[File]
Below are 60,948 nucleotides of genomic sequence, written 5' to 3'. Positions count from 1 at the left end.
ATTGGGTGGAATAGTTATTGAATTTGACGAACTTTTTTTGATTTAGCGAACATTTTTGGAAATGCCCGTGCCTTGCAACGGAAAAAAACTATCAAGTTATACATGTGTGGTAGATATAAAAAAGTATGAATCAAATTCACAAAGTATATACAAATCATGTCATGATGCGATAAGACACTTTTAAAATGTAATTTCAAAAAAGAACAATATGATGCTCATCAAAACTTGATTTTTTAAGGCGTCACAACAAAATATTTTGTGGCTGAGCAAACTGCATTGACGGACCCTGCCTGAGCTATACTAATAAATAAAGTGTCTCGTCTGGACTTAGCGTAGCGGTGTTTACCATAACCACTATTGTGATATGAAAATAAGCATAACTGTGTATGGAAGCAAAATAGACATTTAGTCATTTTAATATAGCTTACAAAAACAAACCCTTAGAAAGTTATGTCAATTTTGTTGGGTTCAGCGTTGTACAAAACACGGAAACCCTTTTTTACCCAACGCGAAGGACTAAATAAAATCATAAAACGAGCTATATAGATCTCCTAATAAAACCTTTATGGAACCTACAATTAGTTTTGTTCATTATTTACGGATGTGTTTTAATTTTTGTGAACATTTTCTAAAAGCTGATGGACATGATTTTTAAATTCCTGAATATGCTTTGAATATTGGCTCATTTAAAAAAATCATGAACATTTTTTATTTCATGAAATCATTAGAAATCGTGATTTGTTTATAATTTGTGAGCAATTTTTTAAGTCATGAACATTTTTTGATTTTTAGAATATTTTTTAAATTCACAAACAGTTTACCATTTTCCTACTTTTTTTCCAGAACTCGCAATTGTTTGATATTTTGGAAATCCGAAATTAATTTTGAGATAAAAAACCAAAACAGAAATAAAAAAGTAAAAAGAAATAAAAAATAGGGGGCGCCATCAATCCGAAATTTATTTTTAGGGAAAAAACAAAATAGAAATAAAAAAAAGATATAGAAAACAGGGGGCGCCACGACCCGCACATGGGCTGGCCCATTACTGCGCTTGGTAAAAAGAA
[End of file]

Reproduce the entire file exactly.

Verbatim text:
Below are 60,948 nucleotides of genomic sequence, written 5' to 3'. Positions count from 1 at the left end.
ATTGGGTGGAATAGTTATTGAATTTGACGAACTTTTTTTGATTTAGCGAACATTTTTGGAAATGCCCGTGCCTTGCAACGGAAAAAAACTATCAAGTTATACATGTGTGGTAGATATAAAAAAGTATGAATCAAATTCACAAAGTATATACAAATCATGTCATGATGCGATAAGACACTTTTAAAATGTAATTTCAAAAAAGAACAATATGATGCTCATCAAAACTTGATTTTTTAAGGCGTCACAACAAAATATTTTGTGGCTGAGCAAACTGCATTGACGGACCCTGCCTGAGCTATACTAATAAATAAAGTGTCTCGTCTGGACTTAGCGTAGCGGTGTTTACCATAACCACTATTGTGATATGAAAATAAGCATAACTGTGTATGGAAGCAAAATAGACATTTAGTCATTTTAATATAGCTTACAAAAACAAACCCTTAGAAAGTTATGTCAATTTTGTTGGGTTCAGCGTTGTACAAAACACGGAAACCCTTTTTTACCCAACGCGAAGGACTAAATAAAATCATAAAACGAGCTATATAGATCTCCTAATAAAACCTTTATGGAACCTACAATTAGTTTTGTTCATTATTTACGGATGTGTTTTAATTTTTGTGAACATTTTCTAAAAGCTGATGGACATGATTTTTAAATTCCTGAATATGCTTTGAATATTGGCTCATTTAAAAAAATCATGAACATTTTTTATTTCATGAAATCATTAGAAATCGTGATTTGTTTATAATTTGTGAGCAATTTTTTAAGTCATGAACATTTTTTGATTTTTAGAATATTTTTTAAATTCACAAACAGTTTACCATTTTCCTACTTTTTTTCCAGAACTCGCAATTGTTTGATATTTTGGAAATCCGAAATTAATTTTGAGATAAAAAACCAAAACAGAAATAAAAAAGTAAAAAGAAATAAAAAATAGGGGGCGCCATCAATCCGAAATTTATTTTTAGGGAAAAAACAAAATAGAAATAAAAAAAAGATATAGAAAACAGGGGGCGCCACGACCCGCACATGGGCTGGCCCATTACTGCGCTTGGTAAAAAGAA